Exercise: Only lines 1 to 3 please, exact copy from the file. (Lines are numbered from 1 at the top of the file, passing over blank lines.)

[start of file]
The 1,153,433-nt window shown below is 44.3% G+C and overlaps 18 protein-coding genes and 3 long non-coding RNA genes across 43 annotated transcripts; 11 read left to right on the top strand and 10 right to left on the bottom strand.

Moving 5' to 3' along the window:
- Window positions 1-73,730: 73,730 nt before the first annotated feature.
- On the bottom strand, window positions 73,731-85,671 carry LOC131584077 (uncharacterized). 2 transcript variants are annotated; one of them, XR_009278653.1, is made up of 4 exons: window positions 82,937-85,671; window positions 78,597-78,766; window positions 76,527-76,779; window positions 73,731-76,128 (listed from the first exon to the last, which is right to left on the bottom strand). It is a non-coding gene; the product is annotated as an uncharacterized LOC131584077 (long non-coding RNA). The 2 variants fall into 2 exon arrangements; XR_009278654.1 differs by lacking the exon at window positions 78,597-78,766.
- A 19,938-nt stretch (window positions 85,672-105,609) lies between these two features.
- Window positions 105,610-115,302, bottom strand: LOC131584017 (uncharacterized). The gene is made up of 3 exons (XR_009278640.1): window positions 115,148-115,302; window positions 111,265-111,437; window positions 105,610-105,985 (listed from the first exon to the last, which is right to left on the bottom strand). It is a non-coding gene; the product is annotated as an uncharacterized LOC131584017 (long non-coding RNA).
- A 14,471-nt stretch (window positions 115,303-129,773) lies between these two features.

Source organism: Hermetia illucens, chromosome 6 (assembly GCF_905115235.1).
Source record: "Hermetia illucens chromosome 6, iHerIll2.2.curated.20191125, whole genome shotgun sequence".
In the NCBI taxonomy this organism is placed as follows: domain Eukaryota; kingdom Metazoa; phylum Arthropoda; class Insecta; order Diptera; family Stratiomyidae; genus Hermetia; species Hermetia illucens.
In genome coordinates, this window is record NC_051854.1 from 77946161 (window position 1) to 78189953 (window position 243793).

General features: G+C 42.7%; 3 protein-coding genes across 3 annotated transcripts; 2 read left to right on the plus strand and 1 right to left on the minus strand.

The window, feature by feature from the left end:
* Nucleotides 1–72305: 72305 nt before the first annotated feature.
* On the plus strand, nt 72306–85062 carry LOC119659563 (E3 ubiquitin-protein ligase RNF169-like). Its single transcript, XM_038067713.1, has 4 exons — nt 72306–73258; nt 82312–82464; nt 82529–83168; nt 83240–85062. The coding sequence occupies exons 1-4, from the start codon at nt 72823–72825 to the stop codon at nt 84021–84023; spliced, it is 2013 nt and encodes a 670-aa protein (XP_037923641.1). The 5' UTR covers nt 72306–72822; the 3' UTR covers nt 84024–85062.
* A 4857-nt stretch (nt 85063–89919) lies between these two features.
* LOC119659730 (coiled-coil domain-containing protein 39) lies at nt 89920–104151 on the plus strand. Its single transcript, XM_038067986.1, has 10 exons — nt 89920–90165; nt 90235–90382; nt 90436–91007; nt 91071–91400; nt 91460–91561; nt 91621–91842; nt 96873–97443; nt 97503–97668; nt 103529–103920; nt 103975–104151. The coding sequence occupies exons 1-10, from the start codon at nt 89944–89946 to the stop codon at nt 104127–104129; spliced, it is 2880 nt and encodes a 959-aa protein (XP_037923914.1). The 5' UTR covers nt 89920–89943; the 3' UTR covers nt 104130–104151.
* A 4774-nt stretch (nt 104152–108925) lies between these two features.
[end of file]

The 1,153,433-nt window shown below is 44.3% G+C and overlaps 18 protein-coding genes and 3 long non-coding RNA genes across 43 annotated transcripts; 11 read left to right on the top strand and 10 right to left on the bottom strand.

Moving 5' to 3' along the window:
- Window positions 1-73,730: 73,730 nt before the first annotated feature.